Two bodies were discovered, indicating that at least six miners died in Saturday's methane gas release and tremor at Borynia Zofiowka mine. Four other missing miners are still being sought by rescue workers.
A miner who was injured in methane gas explosions at the Pniowek mine on Wednesday also died in hospital, according to the Jastrzebska Spolka Weglowa company (JSW), which runs both mines in Poland’s southern Jastrzebie–Zdroj area, near the Czech border.
Six people have been killed in the repeated explosions at Pniowek's mine. After more methane explosions on Thursday, which injured 10 rescue workers, the search for seven Pniowek miner still missing was stopped. For safety reasons, teams are currently building two solid partitions that will seal off the blasts area and the rest of Pniowek's mine.
In addition to the victims and their families, many miners were also injured, with many being hospitalized with burns.
Mateusz Morawiecki, Poland's Prime Minister, said that it was a "black Week" for the country's coal industry which employs nearly 80,000 workers. He also said that the state will support the families of the victims. He was speaking as he visited Bytom's Central Mining Rescue Station, in southern Poland.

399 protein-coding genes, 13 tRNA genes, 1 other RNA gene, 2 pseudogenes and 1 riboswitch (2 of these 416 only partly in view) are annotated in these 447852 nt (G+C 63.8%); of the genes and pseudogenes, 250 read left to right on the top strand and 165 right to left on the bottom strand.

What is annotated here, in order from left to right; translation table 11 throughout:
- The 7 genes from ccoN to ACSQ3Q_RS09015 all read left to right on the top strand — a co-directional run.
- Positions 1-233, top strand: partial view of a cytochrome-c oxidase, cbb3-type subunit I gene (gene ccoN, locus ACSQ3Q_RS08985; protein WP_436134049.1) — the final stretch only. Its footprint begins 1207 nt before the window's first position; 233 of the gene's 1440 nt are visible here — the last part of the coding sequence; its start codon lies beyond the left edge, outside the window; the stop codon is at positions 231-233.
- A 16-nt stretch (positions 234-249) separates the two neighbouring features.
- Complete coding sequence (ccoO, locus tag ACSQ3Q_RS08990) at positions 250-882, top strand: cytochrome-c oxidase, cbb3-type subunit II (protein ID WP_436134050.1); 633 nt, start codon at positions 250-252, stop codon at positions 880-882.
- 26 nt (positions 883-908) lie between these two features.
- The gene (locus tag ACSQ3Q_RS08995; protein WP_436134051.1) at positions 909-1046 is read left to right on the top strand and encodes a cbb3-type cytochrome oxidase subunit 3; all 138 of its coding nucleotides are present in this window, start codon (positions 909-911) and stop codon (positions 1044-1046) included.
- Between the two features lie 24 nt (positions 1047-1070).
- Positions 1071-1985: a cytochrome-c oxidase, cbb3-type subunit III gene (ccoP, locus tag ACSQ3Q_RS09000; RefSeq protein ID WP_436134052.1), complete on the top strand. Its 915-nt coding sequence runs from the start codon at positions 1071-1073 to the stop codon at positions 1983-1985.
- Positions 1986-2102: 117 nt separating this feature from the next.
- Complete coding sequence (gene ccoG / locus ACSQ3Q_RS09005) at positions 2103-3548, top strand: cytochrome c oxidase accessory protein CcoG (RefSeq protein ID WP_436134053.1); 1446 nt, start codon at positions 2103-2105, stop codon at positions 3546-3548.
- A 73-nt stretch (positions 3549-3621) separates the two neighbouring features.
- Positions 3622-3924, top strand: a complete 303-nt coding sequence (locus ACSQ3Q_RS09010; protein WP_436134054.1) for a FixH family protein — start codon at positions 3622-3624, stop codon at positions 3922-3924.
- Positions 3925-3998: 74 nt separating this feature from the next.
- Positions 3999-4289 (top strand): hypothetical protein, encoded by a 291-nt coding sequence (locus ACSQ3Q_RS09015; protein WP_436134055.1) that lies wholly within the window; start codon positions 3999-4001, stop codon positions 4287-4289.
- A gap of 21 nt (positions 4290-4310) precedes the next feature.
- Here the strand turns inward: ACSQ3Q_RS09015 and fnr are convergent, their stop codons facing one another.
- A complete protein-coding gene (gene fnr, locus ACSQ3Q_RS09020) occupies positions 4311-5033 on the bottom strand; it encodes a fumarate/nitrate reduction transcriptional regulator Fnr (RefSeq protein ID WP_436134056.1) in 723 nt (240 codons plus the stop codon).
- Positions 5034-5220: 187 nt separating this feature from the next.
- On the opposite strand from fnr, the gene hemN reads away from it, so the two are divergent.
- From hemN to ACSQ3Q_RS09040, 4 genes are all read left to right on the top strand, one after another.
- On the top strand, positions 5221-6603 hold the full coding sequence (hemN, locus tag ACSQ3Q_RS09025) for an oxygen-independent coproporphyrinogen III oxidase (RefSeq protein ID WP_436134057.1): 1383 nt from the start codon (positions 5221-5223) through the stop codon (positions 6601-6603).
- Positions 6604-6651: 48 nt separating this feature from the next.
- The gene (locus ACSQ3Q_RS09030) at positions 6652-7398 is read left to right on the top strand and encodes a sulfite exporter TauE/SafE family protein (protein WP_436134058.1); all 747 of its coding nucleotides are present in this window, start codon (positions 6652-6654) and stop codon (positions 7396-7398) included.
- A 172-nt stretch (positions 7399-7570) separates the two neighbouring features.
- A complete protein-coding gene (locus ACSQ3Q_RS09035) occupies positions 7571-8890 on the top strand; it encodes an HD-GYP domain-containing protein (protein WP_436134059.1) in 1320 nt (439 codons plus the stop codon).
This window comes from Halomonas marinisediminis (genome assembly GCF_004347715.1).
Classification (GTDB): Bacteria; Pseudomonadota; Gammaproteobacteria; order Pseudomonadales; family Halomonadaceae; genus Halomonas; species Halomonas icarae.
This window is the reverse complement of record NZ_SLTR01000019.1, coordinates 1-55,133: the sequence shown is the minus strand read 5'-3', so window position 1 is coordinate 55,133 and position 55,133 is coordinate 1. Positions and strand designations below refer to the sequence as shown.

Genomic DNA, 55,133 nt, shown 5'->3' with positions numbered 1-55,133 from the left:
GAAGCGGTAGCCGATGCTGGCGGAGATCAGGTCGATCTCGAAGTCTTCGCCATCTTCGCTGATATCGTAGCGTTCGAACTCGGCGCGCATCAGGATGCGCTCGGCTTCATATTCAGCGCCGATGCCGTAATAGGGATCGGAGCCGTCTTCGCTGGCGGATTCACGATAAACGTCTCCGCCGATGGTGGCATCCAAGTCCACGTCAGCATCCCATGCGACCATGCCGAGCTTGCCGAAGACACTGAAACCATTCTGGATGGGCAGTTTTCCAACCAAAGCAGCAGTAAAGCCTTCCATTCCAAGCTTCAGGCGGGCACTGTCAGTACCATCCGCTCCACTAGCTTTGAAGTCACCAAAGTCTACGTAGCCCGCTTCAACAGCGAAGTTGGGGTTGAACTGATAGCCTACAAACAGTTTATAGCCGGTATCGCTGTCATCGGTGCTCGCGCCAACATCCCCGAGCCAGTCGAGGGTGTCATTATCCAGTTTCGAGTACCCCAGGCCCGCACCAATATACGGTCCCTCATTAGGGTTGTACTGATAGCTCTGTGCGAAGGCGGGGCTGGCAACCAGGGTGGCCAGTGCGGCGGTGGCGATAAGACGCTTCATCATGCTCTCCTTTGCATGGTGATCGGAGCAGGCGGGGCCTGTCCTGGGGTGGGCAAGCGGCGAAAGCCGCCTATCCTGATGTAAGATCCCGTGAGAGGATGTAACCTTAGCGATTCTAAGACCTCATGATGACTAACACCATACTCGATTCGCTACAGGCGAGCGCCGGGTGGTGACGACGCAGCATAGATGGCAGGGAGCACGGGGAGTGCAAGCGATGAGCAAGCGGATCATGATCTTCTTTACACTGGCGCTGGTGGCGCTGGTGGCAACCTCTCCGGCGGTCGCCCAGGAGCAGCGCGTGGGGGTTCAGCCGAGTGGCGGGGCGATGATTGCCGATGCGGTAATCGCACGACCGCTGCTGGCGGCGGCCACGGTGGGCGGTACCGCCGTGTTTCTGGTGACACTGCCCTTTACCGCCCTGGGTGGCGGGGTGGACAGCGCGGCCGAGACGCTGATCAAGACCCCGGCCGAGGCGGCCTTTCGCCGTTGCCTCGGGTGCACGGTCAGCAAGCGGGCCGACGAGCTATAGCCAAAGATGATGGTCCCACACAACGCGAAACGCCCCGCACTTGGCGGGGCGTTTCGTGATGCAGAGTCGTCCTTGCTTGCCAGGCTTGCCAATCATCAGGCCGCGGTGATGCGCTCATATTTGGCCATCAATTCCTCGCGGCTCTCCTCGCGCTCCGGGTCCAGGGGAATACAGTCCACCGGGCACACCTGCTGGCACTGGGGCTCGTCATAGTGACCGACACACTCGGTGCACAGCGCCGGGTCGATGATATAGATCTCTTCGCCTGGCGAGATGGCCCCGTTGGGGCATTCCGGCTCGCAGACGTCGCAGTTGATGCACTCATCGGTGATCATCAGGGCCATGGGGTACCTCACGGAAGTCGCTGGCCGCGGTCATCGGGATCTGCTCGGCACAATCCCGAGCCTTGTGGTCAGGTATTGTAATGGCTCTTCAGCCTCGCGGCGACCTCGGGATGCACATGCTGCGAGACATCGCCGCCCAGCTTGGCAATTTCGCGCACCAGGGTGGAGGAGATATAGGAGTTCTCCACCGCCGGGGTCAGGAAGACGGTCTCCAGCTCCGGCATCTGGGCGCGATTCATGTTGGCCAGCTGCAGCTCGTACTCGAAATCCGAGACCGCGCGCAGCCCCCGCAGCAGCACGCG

Prosecutors opened an investigation into the incidents, and Morawiecki stated that experts would review conditions and procedures at both mines. Many of the Polish coal mines are located in southern Silesia, where there is a high level of methane.
About 70% of Poland's electricity comes from coal. This has been severely criticized by the European Union as well as environmental groups concerned about climate change and CO2 emissions.
Poland has been working to reduce its coal use. Morawiecki recently stated that Poland had stopped imports of coal from Russia and Belarus as a response to Moscow's invasion. However, Poland has been working for years to reduce its dependence on Russian energy sources.